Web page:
UN Secretary-General Antonio Guterres hailed the deal as “a deal for the world”, although he admitted it “wasn’t easy… it was a long road”.
A truck is pictured waiting at a grain terminal in Odessa during cleaning early this morning
Turkish President Tayyip Erdogan, whose country provided the neutral ground for the signing of the treaty, was quick to praise his involvement in orchestrating the deal.
“We are proud to have played an important role in an initiative that will play an important role in solving the global food crisis, which has been on the agenda for a long time,” he said.
He went on to boldly declare: “The war will end at the negotiating table. This is a turning point.”
The Russian Black Sea Fleet’s blockade of Ukrainian ports has exacerbated disruptions to global supply chains and, along with Western sanctions imposed on Moscow, fueled high inflation in food and energy prices after Russian troops invaded Ukraine on February 24.
Grain fields are on fire on the outskirts of Kurakhov near Donetsk in eastern Ukraine on Thursday
Guterres said the agreement opens the way for significant commercial food exports from three key Ukrainian ports – Odesa, Chernomorsk and Yuzhny – and explained that the UN would establish a focal point to monitor the agreement’s implementation.
British Foreign Secretary and Prime Minister-designate Liz Truss congratulated Turkey and the UN for brokering the agreement, but stressed that the responsibility for fulfilling its promises lies with Russia.
“Putin’s barbaric invasion of Ukraine means that some of the world’s poorest and most vulnerable people are at risk of having nothing to eat,” Truss said.
“This agreement must now be implemented, and we will ensure that Russia’s actions match its words.”
Turkish President Erdogan (R) and UN Secretary-General Guterres (L) sit as Russian Defense Minister Sergei Shoigu shakes hands with Turkish Defense Minister Hulusi Akar at the Dolmabahce Palace in Istanbul.
United Nations (UN) Secretary-General António Guterres (left) and Turkish President Recep Tayyip Erdogan (right) arrive at the signing ceremony of the initiative on the safe transportation of grain and food products from Ukrainian ports in Istanbul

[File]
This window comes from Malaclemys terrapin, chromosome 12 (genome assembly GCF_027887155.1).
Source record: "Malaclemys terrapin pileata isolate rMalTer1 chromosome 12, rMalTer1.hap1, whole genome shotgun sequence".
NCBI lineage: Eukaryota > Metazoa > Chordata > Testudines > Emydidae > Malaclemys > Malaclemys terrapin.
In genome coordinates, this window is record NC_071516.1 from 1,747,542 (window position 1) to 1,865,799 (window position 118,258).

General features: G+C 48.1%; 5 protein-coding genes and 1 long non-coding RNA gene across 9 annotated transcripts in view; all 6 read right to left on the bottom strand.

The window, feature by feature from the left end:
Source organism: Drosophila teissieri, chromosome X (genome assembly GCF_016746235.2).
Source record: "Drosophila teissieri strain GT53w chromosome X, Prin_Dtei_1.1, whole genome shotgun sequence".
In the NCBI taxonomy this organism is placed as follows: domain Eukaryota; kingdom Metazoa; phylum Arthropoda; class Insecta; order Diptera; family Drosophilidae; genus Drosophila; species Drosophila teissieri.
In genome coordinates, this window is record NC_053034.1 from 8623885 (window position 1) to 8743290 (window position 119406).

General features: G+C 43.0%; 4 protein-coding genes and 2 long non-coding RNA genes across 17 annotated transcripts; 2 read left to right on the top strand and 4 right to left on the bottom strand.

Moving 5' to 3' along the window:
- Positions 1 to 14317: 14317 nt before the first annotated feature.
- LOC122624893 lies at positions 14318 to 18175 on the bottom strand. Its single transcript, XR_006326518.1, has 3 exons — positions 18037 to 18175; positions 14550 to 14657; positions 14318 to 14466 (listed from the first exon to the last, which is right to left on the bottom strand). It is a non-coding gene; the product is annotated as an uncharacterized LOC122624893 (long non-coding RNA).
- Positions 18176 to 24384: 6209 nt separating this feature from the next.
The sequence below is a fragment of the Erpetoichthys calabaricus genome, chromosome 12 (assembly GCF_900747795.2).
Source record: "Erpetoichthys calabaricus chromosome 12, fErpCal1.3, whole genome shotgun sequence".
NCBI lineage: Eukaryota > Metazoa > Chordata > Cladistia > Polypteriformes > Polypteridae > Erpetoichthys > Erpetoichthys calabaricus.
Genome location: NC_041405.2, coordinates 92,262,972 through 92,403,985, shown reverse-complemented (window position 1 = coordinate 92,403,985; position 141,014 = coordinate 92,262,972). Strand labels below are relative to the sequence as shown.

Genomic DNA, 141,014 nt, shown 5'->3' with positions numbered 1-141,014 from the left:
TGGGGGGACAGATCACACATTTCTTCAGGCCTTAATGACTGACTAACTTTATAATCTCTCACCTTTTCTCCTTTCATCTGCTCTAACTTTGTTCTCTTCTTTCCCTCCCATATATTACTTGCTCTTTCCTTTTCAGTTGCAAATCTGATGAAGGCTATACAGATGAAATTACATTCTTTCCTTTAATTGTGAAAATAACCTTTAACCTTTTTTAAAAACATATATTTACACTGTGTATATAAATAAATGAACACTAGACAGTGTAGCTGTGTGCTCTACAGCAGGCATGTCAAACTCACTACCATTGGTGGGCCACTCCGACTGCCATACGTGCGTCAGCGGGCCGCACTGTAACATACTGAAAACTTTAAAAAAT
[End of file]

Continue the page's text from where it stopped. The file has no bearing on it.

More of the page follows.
The United States also welcomed the agreement and said it was focused on holding Russia accountable for its implementation.
Mr Guterres said overseeing the deal was one of the most important feats of his career, but conceded nothing could be done to punish Russia if it reneged on the deal’s terms.
The head of the UN said that the violation of the agreement would be “an absolutely unacceptable scandal, and the entire international community will react to it very harshly.”
The Minister of Infrastructure of Ukraine Alexander Kubrakou is present at the signing ceremony in Istanbul
Russian Defense Minister Sergei Shoigu, who personally signed the agreement, said that Moscow will not “take advantage” of demining and the opening of Ukrainian ports.
“Russia has undertaken the obligations that are clearly spelled out in this document,” Shaigu said on the air of the state television channel “Russia-24” after the signing ceremony in Istanbul.
“We will not take advantage of the fact that the ports will be cleaned and opened.
“We made that commitment.”
Turkey, a NATO member with good relations with both Russia and Ukraine, controls the straits leading to the Black Sea and acts as a grain broker.
Russian-Israeli oligarch Roman Abramovich, who also acted as negotiator and ambassador, was pictured in attendance at yesterday’s signing.
Guy Platten, secretary general of the International Chamber of Shipping (ICS), told reporters that it remains to be seen how exports will begin, given that Ukraine’s shores are littered with mines.
“This is a long-needed breakthrough for millions of people who rely on the safe passage of grain to survive. But although this is an important step, there is still a lot of work to be done,” he said.
“Ensuring the safety of the crew will be critical if we are to see this agreement implemented quickly. Questions remain about how ships will navigate heavily mined waters and how we can effectively manage ship crews in the region to meet the proposed deadline.”